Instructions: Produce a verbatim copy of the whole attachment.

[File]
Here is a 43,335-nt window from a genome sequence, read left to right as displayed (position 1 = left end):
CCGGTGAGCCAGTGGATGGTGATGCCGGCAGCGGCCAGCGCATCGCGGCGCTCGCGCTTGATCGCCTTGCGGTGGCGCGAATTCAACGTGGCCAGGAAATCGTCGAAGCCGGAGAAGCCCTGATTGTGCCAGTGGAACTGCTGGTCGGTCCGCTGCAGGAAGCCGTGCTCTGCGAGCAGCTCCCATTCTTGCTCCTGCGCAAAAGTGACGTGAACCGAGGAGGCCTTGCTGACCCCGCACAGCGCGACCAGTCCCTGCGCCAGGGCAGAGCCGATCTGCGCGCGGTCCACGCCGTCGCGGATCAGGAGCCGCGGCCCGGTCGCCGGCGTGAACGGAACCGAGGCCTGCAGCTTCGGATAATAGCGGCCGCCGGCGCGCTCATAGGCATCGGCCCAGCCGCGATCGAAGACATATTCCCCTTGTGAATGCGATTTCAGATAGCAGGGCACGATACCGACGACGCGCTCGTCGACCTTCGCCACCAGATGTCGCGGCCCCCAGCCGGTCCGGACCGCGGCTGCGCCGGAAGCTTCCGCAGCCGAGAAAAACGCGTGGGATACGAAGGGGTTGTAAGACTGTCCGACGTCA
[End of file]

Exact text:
Here is a 43,335-nt window from a genome sequence, read left to right as displayed (position 1 = left end):
CCGGTGAGCCAGTGGATGGTGATGCCGGCAGCGGCCAGCGCATCGCGGCGCTCGCGCTTGATCGCCTTGCGGTGGCGCGAATTCAACGTGGCCAGGAAATCGTCGAAGCCGGAGAAGCCCTGATTGTGCCAGTGGAACTGCTGGTCGGTCCGCTGCAGGAAGCCGTGCTCTGCGAGCAGCTCCCATTCTTGCTCCTGCGCAAAAGTGACGTGAACCGAGGAGGCCTTGCTGACCCCGCACAGCGCGACCAGTCCCTGCGCCAGGGCAGAGCCGATCTGCGCGCGGTCCACGCCGTCGCGGATCAGGAGCCGCGGCCCGGTCGCCGGCGTGAACGGAACCGAGGCCTGCAGCTTCGGATAATAGCGGCCGCCGGCGCGCTCATAGGCATCGGCCCAGCCGCGATCGAAGACATATTCCCCTTGTGAATGCGATTTCAGATAGCAGGGCACGATACCGACGACGCGCTCGTCGACCTTCGCCACCAGATGTCGCGGCCCCCAGCCGGTCCGGACCGCGGCTGCGCCGGAAGCTTCCGCAGCCGAGAAAAACGCGTGGGATACGAAGGGGTTGTAAGACTGTCCGACGTCA